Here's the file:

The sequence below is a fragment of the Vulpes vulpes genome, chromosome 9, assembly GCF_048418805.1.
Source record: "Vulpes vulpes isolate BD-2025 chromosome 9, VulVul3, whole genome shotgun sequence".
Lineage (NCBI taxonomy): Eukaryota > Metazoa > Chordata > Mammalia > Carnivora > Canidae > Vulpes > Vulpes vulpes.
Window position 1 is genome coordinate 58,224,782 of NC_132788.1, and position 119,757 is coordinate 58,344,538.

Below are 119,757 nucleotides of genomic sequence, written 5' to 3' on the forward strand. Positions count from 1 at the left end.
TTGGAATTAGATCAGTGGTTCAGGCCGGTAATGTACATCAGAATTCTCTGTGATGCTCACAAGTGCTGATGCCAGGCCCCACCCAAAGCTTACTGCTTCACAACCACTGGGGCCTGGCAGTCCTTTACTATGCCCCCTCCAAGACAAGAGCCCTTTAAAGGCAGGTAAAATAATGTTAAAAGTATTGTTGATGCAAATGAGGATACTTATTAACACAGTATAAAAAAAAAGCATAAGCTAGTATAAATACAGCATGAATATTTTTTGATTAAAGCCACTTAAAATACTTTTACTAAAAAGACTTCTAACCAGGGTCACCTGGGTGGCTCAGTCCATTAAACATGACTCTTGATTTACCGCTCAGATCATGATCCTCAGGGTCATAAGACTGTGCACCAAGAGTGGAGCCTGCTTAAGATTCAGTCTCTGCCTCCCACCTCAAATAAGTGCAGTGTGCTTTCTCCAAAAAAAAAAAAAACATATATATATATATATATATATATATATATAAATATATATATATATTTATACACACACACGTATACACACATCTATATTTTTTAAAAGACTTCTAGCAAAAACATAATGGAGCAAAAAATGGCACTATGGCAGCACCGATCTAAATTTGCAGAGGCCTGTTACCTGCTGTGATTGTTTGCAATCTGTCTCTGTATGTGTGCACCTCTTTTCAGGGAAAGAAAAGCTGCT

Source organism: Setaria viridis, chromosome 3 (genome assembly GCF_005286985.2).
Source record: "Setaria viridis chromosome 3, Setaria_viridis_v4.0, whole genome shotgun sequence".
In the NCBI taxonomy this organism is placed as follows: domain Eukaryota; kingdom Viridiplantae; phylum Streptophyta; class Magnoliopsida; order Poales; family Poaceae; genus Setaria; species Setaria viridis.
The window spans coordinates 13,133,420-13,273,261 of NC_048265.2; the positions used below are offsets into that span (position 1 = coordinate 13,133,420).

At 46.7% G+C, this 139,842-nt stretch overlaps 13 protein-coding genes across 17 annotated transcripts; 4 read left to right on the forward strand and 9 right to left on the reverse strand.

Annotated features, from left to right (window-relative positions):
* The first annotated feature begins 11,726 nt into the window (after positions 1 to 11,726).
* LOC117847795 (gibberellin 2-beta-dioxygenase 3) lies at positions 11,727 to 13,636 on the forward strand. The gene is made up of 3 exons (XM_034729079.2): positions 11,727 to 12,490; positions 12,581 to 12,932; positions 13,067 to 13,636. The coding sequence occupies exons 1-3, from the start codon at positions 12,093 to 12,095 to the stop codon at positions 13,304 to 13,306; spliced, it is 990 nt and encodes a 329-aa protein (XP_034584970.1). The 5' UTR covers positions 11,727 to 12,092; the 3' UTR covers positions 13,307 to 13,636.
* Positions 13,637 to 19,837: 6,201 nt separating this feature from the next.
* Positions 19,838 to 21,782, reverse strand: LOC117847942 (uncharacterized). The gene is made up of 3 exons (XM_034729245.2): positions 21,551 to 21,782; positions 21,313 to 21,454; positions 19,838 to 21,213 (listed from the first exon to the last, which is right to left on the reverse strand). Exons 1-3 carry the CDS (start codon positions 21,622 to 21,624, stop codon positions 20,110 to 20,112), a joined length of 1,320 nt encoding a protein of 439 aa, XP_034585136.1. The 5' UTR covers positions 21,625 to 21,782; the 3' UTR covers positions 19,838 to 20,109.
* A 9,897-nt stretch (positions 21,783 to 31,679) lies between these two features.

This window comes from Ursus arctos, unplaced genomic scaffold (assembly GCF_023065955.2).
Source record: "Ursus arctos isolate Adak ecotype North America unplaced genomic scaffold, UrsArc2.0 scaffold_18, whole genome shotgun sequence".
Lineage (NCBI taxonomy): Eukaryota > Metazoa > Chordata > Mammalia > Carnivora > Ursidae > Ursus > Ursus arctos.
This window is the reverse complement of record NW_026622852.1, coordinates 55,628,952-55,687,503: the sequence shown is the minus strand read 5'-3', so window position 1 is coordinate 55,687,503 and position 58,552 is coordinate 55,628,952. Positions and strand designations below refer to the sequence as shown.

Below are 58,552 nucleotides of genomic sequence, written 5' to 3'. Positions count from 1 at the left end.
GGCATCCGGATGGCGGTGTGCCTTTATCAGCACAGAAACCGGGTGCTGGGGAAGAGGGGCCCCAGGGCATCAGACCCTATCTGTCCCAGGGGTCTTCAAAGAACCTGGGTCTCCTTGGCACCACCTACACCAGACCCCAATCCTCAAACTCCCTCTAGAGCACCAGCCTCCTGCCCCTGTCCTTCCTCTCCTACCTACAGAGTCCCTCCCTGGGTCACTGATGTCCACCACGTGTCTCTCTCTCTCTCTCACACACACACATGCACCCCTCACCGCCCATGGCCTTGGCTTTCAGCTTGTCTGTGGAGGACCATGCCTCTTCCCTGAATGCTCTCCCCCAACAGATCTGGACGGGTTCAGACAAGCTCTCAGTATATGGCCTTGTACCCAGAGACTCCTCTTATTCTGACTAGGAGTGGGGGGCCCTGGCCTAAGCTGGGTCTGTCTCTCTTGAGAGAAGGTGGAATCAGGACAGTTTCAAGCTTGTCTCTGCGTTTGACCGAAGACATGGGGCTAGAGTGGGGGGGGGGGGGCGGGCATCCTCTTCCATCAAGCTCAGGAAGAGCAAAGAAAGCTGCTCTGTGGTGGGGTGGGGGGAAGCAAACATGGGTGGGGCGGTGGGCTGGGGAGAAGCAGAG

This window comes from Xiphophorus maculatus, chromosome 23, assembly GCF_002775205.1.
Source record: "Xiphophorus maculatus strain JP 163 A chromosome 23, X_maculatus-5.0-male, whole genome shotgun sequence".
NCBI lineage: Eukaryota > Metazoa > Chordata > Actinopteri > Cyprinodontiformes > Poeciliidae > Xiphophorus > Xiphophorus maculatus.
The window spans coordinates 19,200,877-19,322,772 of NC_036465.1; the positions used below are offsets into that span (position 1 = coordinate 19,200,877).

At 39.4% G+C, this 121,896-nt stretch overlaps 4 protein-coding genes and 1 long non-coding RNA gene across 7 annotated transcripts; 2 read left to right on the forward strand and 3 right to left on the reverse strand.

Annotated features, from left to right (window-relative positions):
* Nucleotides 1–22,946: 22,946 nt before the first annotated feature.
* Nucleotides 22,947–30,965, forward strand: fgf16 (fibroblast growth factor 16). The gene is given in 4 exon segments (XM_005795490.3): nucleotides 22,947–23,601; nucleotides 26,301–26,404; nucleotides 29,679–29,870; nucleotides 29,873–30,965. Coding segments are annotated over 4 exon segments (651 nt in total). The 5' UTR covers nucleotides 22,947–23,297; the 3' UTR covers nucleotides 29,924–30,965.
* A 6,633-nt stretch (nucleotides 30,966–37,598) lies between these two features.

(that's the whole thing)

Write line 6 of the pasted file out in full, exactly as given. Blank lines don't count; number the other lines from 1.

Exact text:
TTGGAATTAGATCAGTGGTTCAGGCCGGTAATGTACATCAGAATTCTCTGTGATGCTCACAAGTGCTGATGCCAGGCCCCACCCAAAGCTTACTGCTTCACAACCACTGGGGCCTGGCAGTCCTTTACTATGCCCCCTCCAAGACAAGAGCCCTTTAAAGGCAGGTAAAATAATGTTAAAAGTATTGTTGATGCAAATGAGGATACTTATTAACACAGTATAAAAAAAAAGCATAAGCTAGTATAAATACAGCATGAATATTTTTTGATTAAAGCCACTTAAAATACTTTTACTAAAAAGACTTCTAACCAGGGTCACCTGGGTGGCTCAGTCCATTAAACATGACTCTTGATTTACCGCTCAGATCATGATCCTCAGGGTCATAAGACTGTGCACCAAGAGTGGAGCCTGCTTAAGATTCAGTCTCTGCCTCCCACCTCAAATAAGTGCAGTGTGCTTTCTCCAAAAAAAAAAAAAACATATATATATATATATATATATATATATATAAATATATATATATATTTATACACACACACGTATACACACATCTATATTTTTTAAAAGACTTCTAGCAAAAACATAATGGAGCAAAAAATGGCACTATGGCAGCACCGATCTAAATTTGCAGAGGCCTGTTACCTGCTGTGATTGTTTGCAATCTGTCTCTGTATGTGTGCACCTCTTTTCAGGGAAAGAAAAGCTGCT